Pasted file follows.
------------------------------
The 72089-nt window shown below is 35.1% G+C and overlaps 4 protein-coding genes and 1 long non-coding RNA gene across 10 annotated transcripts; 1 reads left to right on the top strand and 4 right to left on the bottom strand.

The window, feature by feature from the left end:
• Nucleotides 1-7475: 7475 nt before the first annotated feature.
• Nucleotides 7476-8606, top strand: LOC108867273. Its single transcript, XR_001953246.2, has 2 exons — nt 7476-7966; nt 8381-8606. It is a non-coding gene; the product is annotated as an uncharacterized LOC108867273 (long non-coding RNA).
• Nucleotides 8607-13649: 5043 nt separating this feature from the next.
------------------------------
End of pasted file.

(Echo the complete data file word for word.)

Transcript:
The 72089-nt window shown below is 35.1% G+C and overlaps 4 protein-coding genes and 1 long non-coding RNA gene across 10 annotated transcripts; 1 reads left to right on the top strand and 4 right to left on the bottom strand.

The window, feature by feature from the left end:
• Nucleotides 1-7475: 7475 nt before the first annotated feature.
• Nucleotides 7476-8606, top strand: LOC108867273. Its single transcript, XR_001953246.2, has 2 exons — nt 7476-7966; nt 8381-8606. It is a non-coding gene; the product is annotated as an uncharacterized LOC108867273 (long non-coding RNA).
• Nucleotides 8607-13649: 5043 nt separating this feature from the next.